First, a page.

Oakland YouTube Zennie62 on YouTube.com

Message to YouTube's Renetto from Zennie62

Even though vlogging - video blogging - can be considered a self-indulgent practice, vloggers are fans of others who vlog. In my case, I'm a fan of several - Paul Robinett, or "Renetto" is one of them. Renetto's YouTube's first big vlog star just from the simple practice of posting videos consistently of him talking into a camcorder about something. But after developing a great following - 41,000 subscribers on YouTube - and a "name", Renetto's concerned that he's not serving his fan base, so my idea is that he shorten his video time.

What makes Renetto popular is he talks to you through the camera. It's not so much lifecasting as leaving a message for the World. But they tend to go on for seven or eight minutes, where I've found that people tend to drop out of a video after about 2.15 minutes. I don't always like making such short videos, but I've slowly adopted this rule: me talking should be up to four minutes or so, me interviewing a person can be as long as 20 minutes for my video and TV show, me filming an event can be up to an hour. (My TechCrunch video at the 2008 August Capital Party was over 40 minutes.)

But for me, I try to say it in two to four minutes. Lately, I've clocked in around just a hair over 3 minutes or so average. I can't say I've seen such a short video from Renetto, but I'll check back with him.

Some of Renetto's fans like the long conversational format he brings; I do too. But he started the whole thing by complaining so I thought I'd help out.

We do get paid for vlogging

Some people think we vlog for free - in other words we don't get paid for our vlogging. Every time I hear that or see it written I wonder why some people insist on being so stupid. I tell everyone I know about the YouTube Partner program and generally if I talk to 30 people, I'll get one person who's really interested and then it's a coin flp probability that they'll do anything. For example, at the recent blogger meetup at the Berkeley J School, I was the only one of two vloggers in the room.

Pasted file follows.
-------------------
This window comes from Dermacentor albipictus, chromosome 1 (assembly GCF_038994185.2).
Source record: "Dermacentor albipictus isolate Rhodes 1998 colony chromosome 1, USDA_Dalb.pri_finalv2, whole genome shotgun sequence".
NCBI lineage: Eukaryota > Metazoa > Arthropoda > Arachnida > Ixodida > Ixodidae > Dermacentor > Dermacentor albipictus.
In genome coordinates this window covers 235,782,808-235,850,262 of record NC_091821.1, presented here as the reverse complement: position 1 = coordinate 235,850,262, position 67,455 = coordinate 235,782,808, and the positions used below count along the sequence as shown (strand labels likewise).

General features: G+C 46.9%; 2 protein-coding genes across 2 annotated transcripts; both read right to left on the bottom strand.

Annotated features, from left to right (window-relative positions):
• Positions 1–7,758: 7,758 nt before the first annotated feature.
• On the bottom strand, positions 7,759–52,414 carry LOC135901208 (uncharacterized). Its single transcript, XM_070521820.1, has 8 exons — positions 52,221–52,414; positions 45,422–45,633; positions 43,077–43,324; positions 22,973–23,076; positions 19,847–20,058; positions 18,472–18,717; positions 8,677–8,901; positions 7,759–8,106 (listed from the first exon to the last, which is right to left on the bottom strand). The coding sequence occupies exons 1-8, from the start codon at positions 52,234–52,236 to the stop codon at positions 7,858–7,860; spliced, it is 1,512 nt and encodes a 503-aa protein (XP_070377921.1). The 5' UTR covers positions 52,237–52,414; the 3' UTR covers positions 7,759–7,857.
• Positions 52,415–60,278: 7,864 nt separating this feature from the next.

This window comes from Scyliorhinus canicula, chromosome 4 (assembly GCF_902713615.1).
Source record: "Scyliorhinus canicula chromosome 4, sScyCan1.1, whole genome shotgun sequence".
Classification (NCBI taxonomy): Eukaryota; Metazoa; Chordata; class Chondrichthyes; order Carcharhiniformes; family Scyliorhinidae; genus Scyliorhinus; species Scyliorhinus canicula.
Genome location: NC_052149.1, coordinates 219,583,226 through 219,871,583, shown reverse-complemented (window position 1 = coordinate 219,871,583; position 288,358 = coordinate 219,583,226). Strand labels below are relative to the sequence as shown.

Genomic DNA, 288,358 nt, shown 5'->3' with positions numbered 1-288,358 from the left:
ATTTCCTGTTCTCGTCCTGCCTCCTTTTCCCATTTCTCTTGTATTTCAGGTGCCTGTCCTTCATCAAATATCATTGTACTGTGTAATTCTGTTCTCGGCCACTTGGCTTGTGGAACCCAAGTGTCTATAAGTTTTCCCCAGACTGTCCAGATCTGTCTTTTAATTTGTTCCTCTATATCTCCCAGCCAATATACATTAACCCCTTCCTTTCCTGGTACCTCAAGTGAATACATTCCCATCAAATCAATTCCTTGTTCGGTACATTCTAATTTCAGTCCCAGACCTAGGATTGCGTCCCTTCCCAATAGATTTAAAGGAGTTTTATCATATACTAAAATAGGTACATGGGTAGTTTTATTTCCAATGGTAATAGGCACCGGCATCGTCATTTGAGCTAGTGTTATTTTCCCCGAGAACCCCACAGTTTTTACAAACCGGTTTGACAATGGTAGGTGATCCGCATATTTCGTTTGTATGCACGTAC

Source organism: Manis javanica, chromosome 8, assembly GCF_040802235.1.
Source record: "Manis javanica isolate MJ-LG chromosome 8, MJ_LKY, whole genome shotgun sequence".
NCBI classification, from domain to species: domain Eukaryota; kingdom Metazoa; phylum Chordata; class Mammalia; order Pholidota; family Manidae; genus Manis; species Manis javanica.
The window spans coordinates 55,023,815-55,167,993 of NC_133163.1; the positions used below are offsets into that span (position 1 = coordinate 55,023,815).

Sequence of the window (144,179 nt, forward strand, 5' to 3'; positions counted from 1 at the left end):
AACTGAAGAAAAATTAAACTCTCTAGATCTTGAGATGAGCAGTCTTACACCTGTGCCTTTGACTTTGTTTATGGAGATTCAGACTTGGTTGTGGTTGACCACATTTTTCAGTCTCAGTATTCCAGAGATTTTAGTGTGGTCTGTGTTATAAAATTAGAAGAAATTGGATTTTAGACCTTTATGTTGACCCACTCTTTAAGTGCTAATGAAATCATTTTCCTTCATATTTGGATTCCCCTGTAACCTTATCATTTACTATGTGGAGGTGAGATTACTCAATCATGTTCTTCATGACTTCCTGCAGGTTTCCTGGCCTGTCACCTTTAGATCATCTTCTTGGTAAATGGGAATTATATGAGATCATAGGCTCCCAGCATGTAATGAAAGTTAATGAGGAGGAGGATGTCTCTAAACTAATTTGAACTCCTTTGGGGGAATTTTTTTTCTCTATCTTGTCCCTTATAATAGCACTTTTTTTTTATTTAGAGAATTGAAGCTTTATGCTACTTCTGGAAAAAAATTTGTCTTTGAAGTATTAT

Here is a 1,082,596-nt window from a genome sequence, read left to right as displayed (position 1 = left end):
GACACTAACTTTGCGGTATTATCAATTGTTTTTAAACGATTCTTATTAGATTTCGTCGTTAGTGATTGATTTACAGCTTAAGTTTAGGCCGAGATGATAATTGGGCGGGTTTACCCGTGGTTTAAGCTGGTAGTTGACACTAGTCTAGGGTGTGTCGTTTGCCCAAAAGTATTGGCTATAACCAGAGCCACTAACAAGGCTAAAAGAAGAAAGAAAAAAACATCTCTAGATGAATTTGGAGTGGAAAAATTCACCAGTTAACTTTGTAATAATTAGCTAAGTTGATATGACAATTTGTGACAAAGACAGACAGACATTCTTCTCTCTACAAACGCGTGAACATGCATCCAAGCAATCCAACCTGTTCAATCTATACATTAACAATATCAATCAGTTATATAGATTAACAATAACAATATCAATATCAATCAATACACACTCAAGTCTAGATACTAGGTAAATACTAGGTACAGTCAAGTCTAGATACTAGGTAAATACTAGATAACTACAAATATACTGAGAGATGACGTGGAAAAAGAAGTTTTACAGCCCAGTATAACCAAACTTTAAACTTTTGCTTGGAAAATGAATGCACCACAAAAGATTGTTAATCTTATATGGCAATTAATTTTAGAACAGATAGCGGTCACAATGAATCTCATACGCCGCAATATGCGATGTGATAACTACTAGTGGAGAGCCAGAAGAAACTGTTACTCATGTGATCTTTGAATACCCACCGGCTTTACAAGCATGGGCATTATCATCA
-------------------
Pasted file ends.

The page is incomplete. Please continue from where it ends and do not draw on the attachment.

And while there may be 175 bloggers in Oakland, I can think of one other vlogger than myself and that person's not consistently at it. Terrible. In San Francisco, I know of five - Irina Slutsky, Sarah Austin (back from New York), Tracy Swedlow, Josh Wolf (who just moved to Berkeley), Schlomo Rabinowitz, Justin Kan (who's not as visible of late). (If I've left someone out, sorry. But also I'm thinking of consistent vloggers, not one and done vloggers.)

You can make money creating videos and having an audience - living wage level revenue that doesn't take all of your day to earn. It's all eyeballs folks. I'm up to 7.7 million total viewers on my YouTube channel Zennie62 since 2006 and of that, drew 5 million viewers in the last year, and over 2 million of them in the last five months. That's not a lot compared to vloggers like Renetto or Phil DeFranco, but I'm headed in the right direction: up.

Vlogging is the future of marketing and communications and is at the heart of New Media, and is a powerful tool for social change, but let's face it: it's a test of your self-esteem. The more comfortable you are with who you are the easier it is to get a camcorder, make a video, and post it, and not give a care what people think about your looks. (Well, except the racism and cyberharassment part; that's sick, I have zero tolerance for it, and fortunately a number of people do too. People who do it get cut from my channels or in a few cases reported to the authorities. Period.)

There are only about 600 YouTube Partners out of the thousands of people who upload something daily worldwide. That means we're out there doing this as a business where I have no idea what anyone else is doing.

Hmm. Just 600 YouTube Partners? On second thought, maybe I should stop telling the rest of you about the program! More money for Renetto and me!
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